This review is based firstly on the 4 options defined by the European Commission (EC) in the roadmap on EDs subject to public consultation in 2014. And secondly, it integrates the proposal of criteria for EDs identification that the EC made public on 15 June 2016 as well as several texts proposing a draft amendment to the regulations in force concerning plant protection products and biocidal products.

As a reminder, the 4 options of the 2014 roadmap were:

  • Option 1: No policy change. No criteria are specified. The interim criteria set in the Biocidal Products and the Plant Protection Products Regulations could continue to apply;
  • Option 2: WHO/IPCS definition (hazard identification);
  • Option 3: WHO/IPCS definition and introduction of additional categories based on the different strength of evidence (cat. I, II, III);
  • Option 4: WHO/IPCS definition and inclusion of potency (hazard identification and characterisation).

ANSES considers that the current choice of the EC, only partially corresponding to option 2 leads to identify only the “known” EDs and not the “presumed” EDs. The experts regret that choice. ANSES supports Option 3 that differentiates the concepts “known” EDs, “suspected” EDs and “endocrine active substances”.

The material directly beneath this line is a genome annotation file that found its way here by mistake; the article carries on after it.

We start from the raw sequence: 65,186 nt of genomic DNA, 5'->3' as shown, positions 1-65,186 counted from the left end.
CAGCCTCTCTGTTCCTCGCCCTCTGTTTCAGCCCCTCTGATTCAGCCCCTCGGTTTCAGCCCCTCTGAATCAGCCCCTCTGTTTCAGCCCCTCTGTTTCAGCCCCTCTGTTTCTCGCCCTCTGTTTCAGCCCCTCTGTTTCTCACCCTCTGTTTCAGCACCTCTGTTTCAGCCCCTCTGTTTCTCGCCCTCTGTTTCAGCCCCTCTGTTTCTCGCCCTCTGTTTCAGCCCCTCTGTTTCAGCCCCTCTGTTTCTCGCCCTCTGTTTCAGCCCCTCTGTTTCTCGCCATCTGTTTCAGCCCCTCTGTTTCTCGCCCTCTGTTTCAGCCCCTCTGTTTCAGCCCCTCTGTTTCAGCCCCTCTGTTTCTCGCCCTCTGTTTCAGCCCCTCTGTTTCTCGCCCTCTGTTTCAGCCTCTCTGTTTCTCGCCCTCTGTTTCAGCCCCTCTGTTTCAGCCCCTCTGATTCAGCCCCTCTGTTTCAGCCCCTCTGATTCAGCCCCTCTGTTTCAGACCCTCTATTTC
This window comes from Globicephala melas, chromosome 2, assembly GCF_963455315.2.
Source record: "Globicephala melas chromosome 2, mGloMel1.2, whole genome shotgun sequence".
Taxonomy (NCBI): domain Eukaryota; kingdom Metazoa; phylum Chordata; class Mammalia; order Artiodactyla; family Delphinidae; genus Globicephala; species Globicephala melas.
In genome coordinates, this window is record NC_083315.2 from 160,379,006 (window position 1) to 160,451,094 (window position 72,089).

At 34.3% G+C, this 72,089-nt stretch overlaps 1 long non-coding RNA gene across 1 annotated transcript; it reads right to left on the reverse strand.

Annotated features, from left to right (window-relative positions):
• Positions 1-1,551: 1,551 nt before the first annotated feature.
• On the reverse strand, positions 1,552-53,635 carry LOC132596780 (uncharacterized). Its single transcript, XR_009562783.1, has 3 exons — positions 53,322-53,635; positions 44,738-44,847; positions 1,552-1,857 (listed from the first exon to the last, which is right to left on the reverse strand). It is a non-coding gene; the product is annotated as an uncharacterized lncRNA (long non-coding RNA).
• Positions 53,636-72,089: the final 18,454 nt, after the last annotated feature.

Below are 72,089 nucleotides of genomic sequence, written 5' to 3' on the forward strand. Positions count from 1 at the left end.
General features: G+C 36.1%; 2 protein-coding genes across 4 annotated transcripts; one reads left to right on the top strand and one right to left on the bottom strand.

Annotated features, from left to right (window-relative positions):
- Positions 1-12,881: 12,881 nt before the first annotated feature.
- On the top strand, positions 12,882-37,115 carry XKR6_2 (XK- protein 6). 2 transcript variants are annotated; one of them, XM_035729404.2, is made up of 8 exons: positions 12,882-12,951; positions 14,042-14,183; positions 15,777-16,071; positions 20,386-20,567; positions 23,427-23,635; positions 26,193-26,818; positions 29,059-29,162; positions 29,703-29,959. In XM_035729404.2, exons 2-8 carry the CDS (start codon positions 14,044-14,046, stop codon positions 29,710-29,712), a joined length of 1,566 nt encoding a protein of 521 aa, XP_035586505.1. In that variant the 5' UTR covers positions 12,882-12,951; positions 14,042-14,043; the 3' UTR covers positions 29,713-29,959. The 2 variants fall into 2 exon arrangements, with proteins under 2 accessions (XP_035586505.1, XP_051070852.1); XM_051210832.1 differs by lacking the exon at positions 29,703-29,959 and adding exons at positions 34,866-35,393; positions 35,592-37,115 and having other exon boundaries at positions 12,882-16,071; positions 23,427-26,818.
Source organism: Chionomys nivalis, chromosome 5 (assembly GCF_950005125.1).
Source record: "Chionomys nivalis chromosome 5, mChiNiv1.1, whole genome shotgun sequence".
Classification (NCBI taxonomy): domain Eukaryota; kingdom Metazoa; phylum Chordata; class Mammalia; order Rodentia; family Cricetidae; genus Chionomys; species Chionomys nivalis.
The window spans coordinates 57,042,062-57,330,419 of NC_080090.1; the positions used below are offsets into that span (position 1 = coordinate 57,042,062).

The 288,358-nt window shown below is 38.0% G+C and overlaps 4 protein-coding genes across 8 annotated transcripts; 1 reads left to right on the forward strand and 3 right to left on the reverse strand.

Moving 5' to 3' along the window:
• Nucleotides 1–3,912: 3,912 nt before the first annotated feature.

The agency also recommends the application of criteria including the weight of evidence, considering that such a system would allow the application of a single classification and a management adapted to the different regulatory frameworks according to the uses and populations.

ANSES emphasizes the need to distinguish the definition and the identification of an ED (either to human health or the environment) which should be conducted by a single body at European level (e.g. ECHA), from the approval procedures for these substances according to their use.

 

To download:

ANSES Opinion No. 2016-SA-0133 relative to “the definition of scientific criteria defining endocrine disruptors”

Draft legal act under the Plant Protection legislation

Draft legal act under the Biocidal Products legislation

European Commission – Defining criteria for identifying Endocrine Disruptors in the context of the implementation of the Plant Protection Product Regulation and Biocidal Products Regulation (June 2014)

 

Our previous article:

Europe: Presentation of criteria to identify endocrine disruptors

 

Lynxee consulting’s team is at your disposal to answer your questions.

Contact us! http://lynxee.consulting/en/contact/